Amid growing interest in mindfulness studies focusing on Buddhist and Buddhism-derived practices, this article argues for a comparative and ethnographic approach to analogous practices in different religious traditions and to their vernacular significance in the everyday lives of practitioners. The Jewish contemplative tradition identified with Chabad Hasidism is worth consideration in this context because of its long-standing indigenous tradition of contemplative practice, the recent adoption of ‘mindfulness’ practices or terminology by some Hasidim, and its many intersections with so-called Buddhist modernism. These intersections include the personal trajectories of individuals who have engaged in both Buddhist and Hasidism-derived mindfulness practices, the shared invocation and adaptation of contemporary psychology, and the promotion of secularized forms of contemplative practice. We argue that ‘Hasidic modernism’ is a better frame than ‘neo-Hasidism’ for comparative purposes, and that Hasidic modernism complicates the taxonomies of secularity in comparable but distinctive ways to those that arise in Buddhist-modernism contexts.
Toward a Contemplative Ethnography
Don Seeman and Michael Karlin
Huxley's Brave New World and Orwell's Nineteen Eighty-Four
This article discusses two popular late modernist works, Aldous Huxley's Brave New World and George Orwell's Nineteen Eighty-Four. It argues that the formal and thematic complexity of both works has been overlooked because of an understandable, but ultimately rather myopic fixation on their gripping ideas and frightening political messages, and puts them back in the context of modernism, seeing them as part of a body of late modernist works engaged in questions of travel and transnational encounter. The article situates Huxley and Orwell's novels in the socio-cultural context of the 1930s and 1940s, figuring the dystopian impulse as a reaction to a time of global upheaval and uncertainty. By understanding these novels as examples of travel fiction, we become more attuned to the kinds of complex ethical questions they ask regarding how to view both other worlds and other people.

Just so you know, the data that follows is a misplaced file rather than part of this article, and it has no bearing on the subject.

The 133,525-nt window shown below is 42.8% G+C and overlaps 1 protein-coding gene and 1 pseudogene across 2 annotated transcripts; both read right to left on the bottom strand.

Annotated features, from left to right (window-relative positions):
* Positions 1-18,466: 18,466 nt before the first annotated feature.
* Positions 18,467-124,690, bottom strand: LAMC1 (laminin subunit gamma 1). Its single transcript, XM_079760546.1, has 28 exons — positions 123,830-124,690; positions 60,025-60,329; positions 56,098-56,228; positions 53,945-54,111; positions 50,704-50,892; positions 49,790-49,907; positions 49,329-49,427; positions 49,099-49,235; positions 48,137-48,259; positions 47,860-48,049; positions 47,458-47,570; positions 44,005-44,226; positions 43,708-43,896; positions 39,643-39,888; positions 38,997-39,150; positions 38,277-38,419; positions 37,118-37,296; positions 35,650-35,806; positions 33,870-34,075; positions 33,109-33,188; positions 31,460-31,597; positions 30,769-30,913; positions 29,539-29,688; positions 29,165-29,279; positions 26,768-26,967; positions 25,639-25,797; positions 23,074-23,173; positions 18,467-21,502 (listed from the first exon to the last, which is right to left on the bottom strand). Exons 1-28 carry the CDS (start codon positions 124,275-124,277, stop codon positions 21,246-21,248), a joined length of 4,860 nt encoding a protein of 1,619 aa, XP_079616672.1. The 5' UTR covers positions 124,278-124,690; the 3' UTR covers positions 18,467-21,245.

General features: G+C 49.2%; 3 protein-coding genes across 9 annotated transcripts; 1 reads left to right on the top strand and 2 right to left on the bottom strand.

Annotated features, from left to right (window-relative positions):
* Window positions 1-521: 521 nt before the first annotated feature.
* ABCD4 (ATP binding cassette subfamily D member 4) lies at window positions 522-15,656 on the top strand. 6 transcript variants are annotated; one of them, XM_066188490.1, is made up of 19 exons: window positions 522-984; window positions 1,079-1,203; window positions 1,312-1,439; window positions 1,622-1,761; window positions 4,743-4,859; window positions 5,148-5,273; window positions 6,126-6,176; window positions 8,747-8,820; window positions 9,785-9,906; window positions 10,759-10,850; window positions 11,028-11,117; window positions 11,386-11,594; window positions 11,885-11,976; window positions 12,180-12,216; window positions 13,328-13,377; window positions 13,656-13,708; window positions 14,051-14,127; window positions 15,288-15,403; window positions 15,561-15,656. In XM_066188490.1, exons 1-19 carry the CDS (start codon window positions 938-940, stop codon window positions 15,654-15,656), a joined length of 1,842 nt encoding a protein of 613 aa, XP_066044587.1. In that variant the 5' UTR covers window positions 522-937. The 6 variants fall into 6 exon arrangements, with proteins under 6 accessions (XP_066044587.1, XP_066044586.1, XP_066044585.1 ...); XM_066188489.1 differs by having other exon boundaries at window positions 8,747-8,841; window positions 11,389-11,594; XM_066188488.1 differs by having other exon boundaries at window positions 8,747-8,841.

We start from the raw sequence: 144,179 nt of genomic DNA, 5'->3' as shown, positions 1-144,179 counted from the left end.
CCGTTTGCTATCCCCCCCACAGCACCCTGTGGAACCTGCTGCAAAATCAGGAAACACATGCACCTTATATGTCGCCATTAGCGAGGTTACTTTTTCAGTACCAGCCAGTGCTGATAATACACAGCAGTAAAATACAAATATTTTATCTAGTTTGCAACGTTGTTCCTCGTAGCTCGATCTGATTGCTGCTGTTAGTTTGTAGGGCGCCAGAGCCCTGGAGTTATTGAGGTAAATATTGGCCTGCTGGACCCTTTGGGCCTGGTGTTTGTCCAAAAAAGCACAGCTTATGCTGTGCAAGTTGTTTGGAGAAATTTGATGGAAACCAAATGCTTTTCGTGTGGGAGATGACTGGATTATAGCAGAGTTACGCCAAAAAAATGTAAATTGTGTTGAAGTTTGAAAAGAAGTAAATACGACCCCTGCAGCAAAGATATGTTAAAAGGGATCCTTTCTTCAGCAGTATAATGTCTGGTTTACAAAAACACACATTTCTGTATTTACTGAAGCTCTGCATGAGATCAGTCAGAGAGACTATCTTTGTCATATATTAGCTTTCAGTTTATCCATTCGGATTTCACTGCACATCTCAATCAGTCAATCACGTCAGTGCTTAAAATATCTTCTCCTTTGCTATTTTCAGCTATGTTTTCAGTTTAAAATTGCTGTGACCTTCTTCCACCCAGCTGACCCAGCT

The Case of Sakha (Iakutiia)
This issue of Sibirica focuses on one of the Siberian regions—The Republic of Sakha (Iakutiia). This in-depth presentation has two main goals: we hope to provide the readers with a more detailed look into the current situation in the republic and to start a new initiative of the journal to take close-up looks at various Siberian regions. For Siberian studies Sakha represents an interesting case: on the one hand, its experience and developments are unique, its recent political and economic changes are setting an example of potential way to devolution; on the other hand, the republic’s experiences are typical of those in any other Siberian peripheral region.
Dorothy Richardson's Oberland